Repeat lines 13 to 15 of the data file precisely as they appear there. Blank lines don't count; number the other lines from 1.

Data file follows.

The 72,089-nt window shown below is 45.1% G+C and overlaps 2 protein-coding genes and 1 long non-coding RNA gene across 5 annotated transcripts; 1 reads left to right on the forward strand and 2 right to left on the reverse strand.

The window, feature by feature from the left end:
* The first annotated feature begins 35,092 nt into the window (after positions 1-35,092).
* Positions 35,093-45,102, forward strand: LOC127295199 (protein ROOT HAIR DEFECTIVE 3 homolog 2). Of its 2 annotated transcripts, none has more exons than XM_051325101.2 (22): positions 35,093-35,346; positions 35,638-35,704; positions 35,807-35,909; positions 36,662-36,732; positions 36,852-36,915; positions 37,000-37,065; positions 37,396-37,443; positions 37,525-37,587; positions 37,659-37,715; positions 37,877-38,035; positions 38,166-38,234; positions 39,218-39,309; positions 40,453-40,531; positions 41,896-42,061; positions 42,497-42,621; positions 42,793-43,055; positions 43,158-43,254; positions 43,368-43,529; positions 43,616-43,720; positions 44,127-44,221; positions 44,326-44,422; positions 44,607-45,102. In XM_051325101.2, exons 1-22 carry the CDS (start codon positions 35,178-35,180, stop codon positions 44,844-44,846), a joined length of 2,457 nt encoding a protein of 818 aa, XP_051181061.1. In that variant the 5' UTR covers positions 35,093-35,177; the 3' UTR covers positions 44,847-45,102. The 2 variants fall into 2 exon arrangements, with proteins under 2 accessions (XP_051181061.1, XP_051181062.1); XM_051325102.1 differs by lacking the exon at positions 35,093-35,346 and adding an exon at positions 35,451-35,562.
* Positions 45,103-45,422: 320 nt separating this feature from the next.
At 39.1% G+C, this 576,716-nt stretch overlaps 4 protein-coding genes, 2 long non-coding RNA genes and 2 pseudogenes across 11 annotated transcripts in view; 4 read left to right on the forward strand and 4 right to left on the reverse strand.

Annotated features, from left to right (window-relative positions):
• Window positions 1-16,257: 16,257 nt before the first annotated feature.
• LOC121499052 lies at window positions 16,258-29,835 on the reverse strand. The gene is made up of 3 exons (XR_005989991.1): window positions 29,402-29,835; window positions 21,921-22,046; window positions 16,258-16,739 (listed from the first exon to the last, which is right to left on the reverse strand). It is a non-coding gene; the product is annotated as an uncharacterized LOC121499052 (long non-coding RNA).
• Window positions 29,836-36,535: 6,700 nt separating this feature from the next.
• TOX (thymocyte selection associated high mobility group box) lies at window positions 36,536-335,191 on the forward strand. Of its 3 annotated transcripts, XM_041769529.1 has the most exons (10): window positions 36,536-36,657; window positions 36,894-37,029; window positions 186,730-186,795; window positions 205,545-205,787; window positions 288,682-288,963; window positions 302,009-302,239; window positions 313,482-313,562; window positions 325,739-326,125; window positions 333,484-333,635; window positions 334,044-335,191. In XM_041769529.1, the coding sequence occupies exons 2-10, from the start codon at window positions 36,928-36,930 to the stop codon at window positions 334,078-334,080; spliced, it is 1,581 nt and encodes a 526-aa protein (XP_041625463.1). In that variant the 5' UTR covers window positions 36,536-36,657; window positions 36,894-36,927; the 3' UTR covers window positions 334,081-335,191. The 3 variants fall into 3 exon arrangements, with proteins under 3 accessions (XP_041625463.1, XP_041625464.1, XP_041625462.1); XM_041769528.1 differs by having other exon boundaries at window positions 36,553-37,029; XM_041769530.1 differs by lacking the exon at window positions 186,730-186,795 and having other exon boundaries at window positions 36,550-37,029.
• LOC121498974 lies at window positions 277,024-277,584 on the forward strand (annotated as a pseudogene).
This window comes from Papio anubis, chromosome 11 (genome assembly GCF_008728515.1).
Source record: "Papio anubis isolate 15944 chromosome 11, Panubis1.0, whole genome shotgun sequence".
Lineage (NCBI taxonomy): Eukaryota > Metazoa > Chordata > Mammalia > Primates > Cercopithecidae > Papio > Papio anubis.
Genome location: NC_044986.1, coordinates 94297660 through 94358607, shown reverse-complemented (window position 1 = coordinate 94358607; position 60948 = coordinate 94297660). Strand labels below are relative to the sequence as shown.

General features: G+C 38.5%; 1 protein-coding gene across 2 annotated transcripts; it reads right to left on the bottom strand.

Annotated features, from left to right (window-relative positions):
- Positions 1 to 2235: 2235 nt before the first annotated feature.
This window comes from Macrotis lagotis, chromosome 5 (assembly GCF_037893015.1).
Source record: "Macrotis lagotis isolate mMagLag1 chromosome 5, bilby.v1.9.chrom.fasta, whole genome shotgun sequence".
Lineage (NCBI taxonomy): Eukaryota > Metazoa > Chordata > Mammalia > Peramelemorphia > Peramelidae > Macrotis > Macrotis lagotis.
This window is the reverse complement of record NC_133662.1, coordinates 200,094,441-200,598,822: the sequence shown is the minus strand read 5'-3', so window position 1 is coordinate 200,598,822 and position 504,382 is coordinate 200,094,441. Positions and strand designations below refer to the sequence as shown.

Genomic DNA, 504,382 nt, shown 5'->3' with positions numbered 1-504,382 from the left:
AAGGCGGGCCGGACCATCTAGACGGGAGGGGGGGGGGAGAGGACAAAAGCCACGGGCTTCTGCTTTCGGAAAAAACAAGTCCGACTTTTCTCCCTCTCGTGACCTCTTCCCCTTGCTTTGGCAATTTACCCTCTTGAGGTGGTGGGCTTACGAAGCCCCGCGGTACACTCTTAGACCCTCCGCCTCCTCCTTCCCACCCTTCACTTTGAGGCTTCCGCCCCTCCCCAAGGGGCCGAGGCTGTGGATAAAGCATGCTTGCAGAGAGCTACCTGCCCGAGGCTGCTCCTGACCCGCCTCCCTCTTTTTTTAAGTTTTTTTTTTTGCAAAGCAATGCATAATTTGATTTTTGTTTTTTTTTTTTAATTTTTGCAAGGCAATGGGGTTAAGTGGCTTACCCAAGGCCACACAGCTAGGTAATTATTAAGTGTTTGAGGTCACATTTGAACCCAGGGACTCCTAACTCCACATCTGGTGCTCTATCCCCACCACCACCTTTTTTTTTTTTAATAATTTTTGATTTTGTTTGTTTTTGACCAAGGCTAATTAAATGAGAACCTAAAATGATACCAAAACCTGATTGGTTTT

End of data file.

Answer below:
This window comes from Papio anubis, chromosome 11 (genome assembly GCF_008728515.1).
Source record: "Papio anubis isolate 15944 chromosome 11, Panubis1.0, whole genome shotgun sequence".
Lineage (NCBI taxonomy): Eukaryota > Metazoa > Chordata > Mammalia > Primates > Cercopithecidae > Papio > Papio anubis.